Putin’s motivation behind the attack on Ukraine 

In a Q&A with Penn Today, Michael C. Horowitz, director of Perry World House, provides insight into Putin’s motivations, nuclear threats, and expansionist views.

A Ukrainian flag is shown in front of a spray painted image of Vladimir Putin with a red handprint on his face
Russia launched a wide-ranging attack on Ukraine on Thursday, hitting cities and bases with airstrikes or shelling, as civilians piled into trains and cars to flee. (Image: AP Photo/Manu Fernandez)

With Russia’s large-scale attack on Ukraine, peace in Europe has been shattered. Russian President Vladimir Putin has shrugged off sanctions and condemnation from around the globe and warned countries that any attempt to interfere in the invasion would lead to “consequences you have never seen,” appearing to threaten nuclear war. What are his motivations and why did he act at this moment in time?

Penn Today spoke with Michael C. Horowitz, director of Perry World House and the Richard Perry Professor at the University of Pennsylvania, to get his take on Putin’s shocking decision to invade Ukraine. Horowitz is the author of “The Diffusion of Military Power: Causes and Consequences for International Politics,” and the co-author of “Why Leaders Fight.”

Now that we know that Putin’s NATO complaints weren’t genuine, what do you think his motivations are to invade Ukraine?

The best evidence we have now suggests that Putin believes that an independent, democratic Ukraine is a threat to him and to Russia. Unfortunately, he’s decided that the only way to deal with that threat is through the use of overwhelming military force.

Why did he act now?

This is a crisis of Putin’s own making. The information that the Biden administration has released very clearly demonstrates the way that Putin, every step of the way, has manufactured this crisis to legitimize Russia’s invasion of a sovereign Ukraine. As for why exactly now, there doesn’t seem to be a firm reason, except it’s the winter in Ukraine and so the ground is relatively better for an attack featuring tracked vehicles like tanks, and the Olympics are over, so the invasion is not getting in China’s limelight.

Does he actually want to reestablish the Soviet Union?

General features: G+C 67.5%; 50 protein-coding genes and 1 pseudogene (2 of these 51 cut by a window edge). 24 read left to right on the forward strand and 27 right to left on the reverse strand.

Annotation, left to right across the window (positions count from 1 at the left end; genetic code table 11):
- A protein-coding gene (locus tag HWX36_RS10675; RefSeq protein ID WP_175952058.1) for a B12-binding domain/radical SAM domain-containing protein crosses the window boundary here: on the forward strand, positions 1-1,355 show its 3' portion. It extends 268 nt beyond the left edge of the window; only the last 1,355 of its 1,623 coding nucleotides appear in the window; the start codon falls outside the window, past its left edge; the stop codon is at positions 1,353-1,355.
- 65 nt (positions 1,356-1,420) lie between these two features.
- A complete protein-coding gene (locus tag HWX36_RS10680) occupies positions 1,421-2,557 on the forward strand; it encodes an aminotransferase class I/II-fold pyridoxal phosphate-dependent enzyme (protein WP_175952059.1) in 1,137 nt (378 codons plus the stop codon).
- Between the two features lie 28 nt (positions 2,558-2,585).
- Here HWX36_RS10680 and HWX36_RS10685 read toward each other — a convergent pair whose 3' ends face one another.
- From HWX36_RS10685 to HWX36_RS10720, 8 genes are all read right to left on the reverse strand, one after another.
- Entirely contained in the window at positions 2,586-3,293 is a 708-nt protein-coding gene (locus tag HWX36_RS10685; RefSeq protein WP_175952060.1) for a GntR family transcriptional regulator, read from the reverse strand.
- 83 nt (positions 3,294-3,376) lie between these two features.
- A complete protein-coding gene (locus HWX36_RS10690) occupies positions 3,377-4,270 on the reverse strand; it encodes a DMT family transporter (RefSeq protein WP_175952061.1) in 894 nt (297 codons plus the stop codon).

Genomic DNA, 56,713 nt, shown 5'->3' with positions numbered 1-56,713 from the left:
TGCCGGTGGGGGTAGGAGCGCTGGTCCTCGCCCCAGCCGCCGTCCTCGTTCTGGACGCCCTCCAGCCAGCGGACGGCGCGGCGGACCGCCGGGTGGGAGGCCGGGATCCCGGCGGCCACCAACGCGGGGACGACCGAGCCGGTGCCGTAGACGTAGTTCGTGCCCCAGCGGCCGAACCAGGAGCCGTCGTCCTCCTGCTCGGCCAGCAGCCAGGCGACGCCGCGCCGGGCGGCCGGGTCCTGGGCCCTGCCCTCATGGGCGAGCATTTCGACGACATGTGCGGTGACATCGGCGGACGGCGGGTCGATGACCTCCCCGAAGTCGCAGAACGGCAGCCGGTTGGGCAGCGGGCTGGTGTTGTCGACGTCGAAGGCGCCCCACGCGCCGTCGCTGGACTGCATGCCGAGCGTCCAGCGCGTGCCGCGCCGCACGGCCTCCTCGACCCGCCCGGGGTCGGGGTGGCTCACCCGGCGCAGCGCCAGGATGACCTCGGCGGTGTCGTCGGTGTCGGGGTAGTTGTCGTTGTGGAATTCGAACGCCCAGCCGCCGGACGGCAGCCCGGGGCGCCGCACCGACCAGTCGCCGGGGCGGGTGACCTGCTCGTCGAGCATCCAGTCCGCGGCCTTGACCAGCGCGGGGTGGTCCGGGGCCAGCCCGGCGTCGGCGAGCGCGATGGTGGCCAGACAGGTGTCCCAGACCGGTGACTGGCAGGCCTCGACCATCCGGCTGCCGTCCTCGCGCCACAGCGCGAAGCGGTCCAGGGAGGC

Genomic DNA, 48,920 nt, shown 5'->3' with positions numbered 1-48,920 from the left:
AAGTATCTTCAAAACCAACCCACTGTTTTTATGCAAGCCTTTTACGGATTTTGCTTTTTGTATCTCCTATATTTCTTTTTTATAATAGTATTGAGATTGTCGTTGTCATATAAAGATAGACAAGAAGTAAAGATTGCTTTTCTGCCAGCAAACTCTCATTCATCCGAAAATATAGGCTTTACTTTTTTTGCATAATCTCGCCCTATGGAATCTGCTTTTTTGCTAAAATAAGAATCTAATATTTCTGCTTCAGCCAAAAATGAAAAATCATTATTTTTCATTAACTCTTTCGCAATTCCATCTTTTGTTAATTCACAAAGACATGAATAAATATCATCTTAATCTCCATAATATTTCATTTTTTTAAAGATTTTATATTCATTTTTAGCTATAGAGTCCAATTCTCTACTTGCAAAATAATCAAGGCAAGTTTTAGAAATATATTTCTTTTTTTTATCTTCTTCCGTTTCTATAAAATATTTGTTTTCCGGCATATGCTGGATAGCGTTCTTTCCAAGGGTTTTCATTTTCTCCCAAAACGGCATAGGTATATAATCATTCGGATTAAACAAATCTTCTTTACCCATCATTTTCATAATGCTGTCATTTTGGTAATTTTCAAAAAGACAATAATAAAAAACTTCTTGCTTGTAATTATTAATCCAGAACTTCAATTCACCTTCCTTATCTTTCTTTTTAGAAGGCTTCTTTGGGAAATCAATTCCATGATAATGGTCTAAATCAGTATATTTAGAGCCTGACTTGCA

Putin certainly appears to have some more maximalist goals of rebuilding Russia to where, in his mind, it was during the Cold War. He views Russia as having declined since the dissolution of the Soviet Union. The speech that Putin gave to his National Security Council a few days ago even said that he thinks that all of the post-Soviet states are actually part of Russia. Putin has unleashed a horrifying and devastating war in Ukraine based on his desire to grow Russia's status and influence. It’s terrible.

What should we make of Putin’s apparent threat of nuclear war should other countries intervene?

The Biden administration has been clear that they aren’t looking to have U.S. military forces directly intervene in the conflict. Ukraine is not a NATO ally of the United States, meaning the United States does not have a treaty obligation to defend Ukraine. I think Putin certainly fears NATO getting involved in a way that would make his conquest attempt much more difficult. There does appear to be an implied threat involving nuclear weapons in his statement. That’s consistent with how a lot of people think Russia views its nuclear weapons, in that Russia thinks of itself as conventionally inferior to NATO, and certainly to the United States. There’s been theorizing that if a direct conflict with NATO forces occurred, Russia would leverage its nuclear weapons earlier in a conflict because it would worry about losing the conventional war.

The Ukraine case is a little bit different, in that Russia is trying to prevent intervention. There has been no real public sign that the Biden administration wants to deploy U.S. military forces in Ukraine. In fact, we’ve done the opposite of that—there are U.S. forces deployed around Ukraine in NATO countries, but that’s a very different thing.